As shown in the animation below, we introduce the multi-encoder querying transformer, or MEQ-Former, that combines visual features from an arbitrary set of encoders and outputs a fixed-length visual representation that is given as a soft prompt to a frozen LM. It takes as an input a sequence comprised of a fixed number of learnable queries and embedded text tokens which describe the task. MEQ-Former interacts with visual features through cross-attention layers. The visual features from different encoders are first linearly projected to the same dimension and then concatenated sequence-wise. The obtained concatenated feature is given as a key and value pair to the cross-attention layers in MEQ-Former, and is cross-attended by its query sequence. This resampling enables efficiently processing a large number of visual features since it bypasses the quadratic complexity of self-attention. It also act as a "bottleneck" that keeps the total number of VLM's parameters low compared to a naive ensembling of VLMs. For the main results, we combine five vision encoders, namely EVA-CLIP-g, CLIP-L/14, SILC-G/16, ViT-e, and DINOv2-L/14 to cover all training datasets and objectives from the benchmarking study.

Overview of BRAVE. We keep all the vision encoders (VEs) and the language model (LM) frozen. The linear projection layers are used to concatenate features from K different VEs, e.g. K=5, sequence-wise. These are then resampled by the multi-encoder querying transformer, i.e. MEQ-Former, which accepts a set of learnable queries and a text prompt describing the task as inputs. The output of MEQ-Former is projected to the input space of the LM using fully-connected (FC) layers.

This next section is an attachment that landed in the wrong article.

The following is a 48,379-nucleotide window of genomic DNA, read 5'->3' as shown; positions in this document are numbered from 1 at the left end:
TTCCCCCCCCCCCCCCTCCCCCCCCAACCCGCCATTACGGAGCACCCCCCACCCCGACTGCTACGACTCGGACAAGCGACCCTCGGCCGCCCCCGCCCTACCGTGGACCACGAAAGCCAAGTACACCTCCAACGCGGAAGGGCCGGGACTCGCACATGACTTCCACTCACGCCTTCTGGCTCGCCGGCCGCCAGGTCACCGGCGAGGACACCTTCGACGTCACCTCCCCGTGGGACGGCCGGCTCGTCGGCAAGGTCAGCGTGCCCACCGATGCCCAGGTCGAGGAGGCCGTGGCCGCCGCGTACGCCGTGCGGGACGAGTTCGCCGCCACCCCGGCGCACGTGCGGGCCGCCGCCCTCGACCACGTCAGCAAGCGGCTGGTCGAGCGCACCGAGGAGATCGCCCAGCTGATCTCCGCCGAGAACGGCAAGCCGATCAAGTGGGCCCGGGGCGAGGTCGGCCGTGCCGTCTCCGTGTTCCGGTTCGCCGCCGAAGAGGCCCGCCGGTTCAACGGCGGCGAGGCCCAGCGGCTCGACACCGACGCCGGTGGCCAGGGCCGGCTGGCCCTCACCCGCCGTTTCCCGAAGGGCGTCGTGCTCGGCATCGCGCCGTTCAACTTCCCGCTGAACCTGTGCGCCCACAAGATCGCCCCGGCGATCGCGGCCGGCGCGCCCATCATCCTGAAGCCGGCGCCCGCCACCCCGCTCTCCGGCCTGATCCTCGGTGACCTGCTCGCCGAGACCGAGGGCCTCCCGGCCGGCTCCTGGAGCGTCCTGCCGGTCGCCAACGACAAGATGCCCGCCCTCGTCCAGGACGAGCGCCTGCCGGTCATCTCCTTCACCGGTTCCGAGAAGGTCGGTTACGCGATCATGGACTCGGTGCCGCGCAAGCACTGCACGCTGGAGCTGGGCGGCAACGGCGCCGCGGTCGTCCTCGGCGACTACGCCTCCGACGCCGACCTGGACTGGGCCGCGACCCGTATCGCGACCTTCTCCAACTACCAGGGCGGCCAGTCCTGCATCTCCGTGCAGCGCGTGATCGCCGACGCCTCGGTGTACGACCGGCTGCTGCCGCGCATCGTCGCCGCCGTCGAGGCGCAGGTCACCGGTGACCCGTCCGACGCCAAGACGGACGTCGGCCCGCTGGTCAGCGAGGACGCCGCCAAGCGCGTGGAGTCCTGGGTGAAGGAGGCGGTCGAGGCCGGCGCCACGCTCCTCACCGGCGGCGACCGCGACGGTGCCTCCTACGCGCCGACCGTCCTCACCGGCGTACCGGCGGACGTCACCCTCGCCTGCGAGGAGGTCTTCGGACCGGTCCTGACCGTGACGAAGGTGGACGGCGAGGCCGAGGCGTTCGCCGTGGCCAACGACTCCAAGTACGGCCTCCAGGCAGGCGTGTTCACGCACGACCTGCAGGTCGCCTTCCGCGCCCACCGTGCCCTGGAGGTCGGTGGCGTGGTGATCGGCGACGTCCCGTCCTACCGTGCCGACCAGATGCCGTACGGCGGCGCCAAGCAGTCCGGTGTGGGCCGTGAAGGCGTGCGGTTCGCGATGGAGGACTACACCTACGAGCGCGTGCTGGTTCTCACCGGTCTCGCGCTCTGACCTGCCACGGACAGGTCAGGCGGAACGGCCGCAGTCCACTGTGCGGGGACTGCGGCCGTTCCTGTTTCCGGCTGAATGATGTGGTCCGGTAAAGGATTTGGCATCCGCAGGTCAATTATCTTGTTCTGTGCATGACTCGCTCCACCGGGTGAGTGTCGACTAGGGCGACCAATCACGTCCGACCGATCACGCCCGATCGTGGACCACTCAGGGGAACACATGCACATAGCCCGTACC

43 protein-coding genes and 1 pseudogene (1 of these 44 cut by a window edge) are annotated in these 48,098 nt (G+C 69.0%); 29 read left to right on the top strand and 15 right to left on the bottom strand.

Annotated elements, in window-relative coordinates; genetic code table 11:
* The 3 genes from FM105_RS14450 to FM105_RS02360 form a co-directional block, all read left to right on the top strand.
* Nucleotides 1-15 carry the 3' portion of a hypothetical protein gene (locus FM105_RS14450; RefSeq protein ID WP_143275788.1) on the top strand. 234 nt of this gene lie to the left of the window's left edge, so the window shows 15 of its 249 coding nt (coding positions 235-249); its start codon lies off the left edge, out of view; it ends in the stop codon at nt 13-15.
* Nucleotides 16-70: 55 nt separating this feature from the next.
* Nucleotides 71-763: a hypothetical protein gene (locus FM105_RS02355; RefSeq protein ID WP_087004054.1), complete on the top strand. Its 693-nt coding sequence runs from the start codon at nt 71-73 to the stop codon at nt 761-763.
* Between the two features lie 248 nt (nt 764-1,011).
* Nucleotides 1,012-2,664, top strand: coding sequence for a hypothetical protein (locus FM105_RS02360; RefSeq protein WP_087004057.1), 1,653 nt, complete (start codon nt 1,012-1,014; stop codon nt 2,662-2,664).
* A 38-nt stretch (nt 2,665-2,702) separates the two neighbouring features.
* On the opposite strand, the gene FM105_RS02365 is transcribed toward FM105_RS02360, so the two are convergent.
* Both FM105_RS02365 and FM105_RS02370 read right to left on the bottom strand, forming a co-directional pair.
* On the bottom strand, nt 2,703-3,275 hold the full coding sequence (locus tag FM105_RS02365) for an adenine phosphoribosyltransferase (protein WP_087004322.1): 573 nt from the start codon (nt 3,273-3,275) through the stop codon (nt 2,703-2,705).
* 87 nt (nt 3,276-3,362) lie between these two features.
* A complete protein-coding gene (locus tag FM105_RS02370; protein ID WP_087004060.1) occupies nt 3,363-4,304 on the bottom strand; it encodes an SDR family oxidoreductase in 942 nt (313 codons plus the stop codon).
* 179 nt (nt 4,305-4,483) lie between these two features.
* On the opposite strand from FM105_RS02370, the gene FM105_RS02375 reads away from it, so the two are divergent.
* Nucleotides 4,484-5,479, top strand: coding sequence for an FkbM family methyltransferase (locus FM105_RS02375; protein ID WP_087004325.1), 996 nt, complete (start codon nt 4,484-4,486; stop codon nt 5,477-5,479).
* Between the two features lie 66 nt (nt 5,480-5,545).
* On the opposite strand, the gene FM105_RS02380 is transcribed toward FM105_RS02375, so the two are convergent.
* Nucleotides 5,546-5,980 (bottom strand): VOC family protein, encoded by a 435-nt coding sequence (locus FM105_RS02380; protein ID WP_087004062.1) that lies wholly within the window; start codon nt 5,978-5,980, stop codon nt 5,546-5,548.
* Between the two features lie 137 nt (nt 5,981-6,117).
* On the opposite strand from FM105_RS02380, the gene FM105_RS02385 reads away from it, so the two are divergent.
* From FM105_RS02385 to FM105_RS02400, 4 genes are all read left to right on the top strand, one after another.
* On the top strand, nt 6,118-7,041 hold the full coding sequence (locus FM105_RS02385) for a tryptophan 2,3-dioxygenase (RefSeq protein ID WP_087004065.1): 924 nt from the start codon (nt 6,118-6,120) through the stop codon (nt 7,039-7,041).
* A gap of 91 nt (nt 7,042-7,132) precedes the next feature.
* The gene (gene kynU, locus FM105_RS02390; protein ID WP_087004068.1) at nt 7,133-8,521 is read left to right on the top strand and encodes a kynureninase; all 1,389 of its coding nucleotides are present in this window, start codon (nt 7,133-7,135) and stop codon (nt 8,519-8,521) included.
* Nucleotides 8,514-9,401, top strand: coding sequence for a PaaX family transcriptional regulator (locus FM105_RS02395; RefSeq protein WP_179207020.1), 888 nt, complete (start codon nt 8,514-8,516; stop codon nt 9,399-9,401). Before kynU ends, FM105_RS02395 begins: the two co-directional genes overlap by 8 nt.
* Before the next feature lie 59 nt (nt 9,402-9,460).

We perform evaluations on a broad range of captioning and VQA tasks to show the effectiveness of BRAVE. The figure below provides an overview of the tasks.

Task overview

Overview of the evaluation tasks. They evaluate different capabilities of VLMs, which is important to understand their strengths and weaknesses.


We summarize the captioning evaluations in the table below (best in bold, second best is underlined). BRAVE uses the least number of trainable parameters (116M) yet achieves strong results for both COCO and NoCaps benchmarks. For NoCaps, BRAVE is the best performing method with significant gains over recent methods. This is especially the case for out-domain samples with novel classes, demonstrating the usefulness of diversity in visual features for robustness. For COCO, BRAVE stays competitive with the best performing model, PaLI-17B. Notably, BRAVE achieves this while using 150x fewer trainable parameters (116M vs 16.9B), 16x less pre-training data (100M vs 1.6B) and 3x less image pixels (336x336 vs 588x588) than PaLI-17B, suggesting that having different visual biases is effective for generalization, while keeping the sample complexity low.